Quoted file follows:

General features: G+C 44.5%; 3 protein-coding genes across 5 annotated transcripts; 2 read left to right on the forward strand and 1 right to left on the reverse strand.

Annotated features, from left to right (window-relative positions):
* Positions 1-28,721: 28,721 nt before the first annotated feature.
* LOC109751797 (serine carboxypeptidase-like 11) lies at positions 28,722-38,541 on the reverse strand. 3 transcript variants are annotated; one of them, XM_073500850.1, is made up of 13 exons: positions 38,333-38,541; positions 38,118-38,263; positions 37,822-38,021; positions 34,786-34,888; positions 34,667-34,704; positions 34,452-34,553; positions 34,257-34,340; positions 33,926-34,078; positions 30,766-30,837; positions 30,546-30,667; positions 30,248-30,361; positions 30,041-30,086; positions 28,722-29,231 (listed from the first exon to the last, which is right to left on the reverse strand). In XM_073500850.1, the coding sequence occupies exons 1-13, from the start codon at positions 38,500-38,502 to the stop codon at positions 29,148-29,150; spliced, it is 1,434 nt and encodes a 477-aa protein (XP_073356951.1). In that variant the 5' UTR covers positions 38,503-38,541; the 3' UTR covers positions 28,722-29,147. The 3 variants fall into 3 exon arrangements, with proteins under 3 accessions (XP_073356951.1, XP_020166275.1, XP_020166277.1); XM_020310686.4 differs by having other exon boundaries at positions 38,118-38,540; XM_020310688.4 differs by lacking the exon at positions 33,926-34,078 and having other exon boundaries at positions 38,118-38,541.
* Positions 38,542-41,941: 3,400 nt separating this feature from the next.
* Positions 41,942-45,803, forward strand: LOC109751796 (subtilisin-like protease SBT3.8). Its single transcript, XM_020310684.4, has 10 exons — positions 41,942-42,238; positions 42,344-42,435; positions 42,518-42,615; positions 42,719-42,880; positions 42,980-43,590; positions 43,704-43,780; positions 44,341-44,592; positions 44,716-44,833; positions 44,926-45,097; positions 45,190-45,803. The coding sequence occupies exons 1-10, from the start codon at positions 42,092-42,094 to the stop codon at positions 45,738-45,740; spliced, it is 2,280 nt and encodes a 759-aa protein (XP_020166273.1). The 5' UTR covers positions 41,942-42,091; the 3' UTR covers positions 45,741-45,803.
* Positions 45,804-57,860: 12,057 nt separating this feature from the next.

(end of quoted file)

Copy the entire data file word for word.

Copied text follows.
General features: G+C 44.5%; 3 protein-coding genes across 5 annotated transcripts; 2 read left to right on the forward strand and 1 right to left on the reverse strand.

Annotated features, from left to right (window-relative positions):
* Positions 1-28,721: 28,721 nt before the first annotated feature.
* LOC109751797 (serine carboxypeptidase-like 11) lies at positions 28,722-38,541 on the reverse strand. 3 transcript variants are annotated; one of them, XM_073500850.1, is made up of 13 exons: positions 38,333-38,541; positions 38,118-38,263; positions 37,822-38,021; positions 34,786-34,888; positions 34,667-34,704; positions 34,452-34,553; positions 34,257-34,340; positions 33,926-34,078; positions 30,766-30,837; positions 30,546-30,667; positions 30,248-30,361; positions 30,041-30,086; positions 28,722-29,231 (listed from the first exon to the last, which is right to left on the reverse strand). In XM_073500850.1, the coding sequence occupies exons 1-13, from the start codon at positions 38,500-38,502 to the stop codon at positions 29,148-29,150; spliced, it is 1,434 nt and encodes a 477-aa protein (XP_073356951.1). In that variant the 5' UTR covers positions 38,503-38,541; the 3' UTR covers positions 28,722-29,147. The 3 variants fall into 3 exon arrangements, with proteins under 3 accessions (XP_073356951.1, XP_020166275.1, XP_020166277.1); XM_020310686.4 differs by having other exon boundaries at positions 38,118-38,540; XM_020310688.4 differs by lacking the exon at positions 33,926-34,078 and having other exon boundaries at positions 38,118-38,541.
* Positions 38,542-41,941: 3,400 nt separating this feature from the next.
* Positions 41,942-45,803, forward strand: LOC109751796 (subtilisin-like protease SBT3.8). Its single transcript, XM_020310684.4, has 10 exons — positions 41,942-42,238; positions 42,344-42,435; positions 42,518-42,615; positions 42,719-42,880; positions 42,980-43,590; positions 43,704-43,780; positions 44,341-44,592; positions 44,716-44,833; positions 44,926-45,097; positions 45,190-45,803. The coding sequence occupies exons 1-10, from the start codon at positions 42,092-42,094 to the stop codon at positions 45,738-45,740; spliced, it is 2,280 nt and encodes a 759-aa protein (XP_020166273.1). The 5' UTR covers positions 41,942-42,091; the 3' UTR covers positions 45,741-45,803.
* Positions 45,804-57,860: 12,057 nt separating this feature from the next.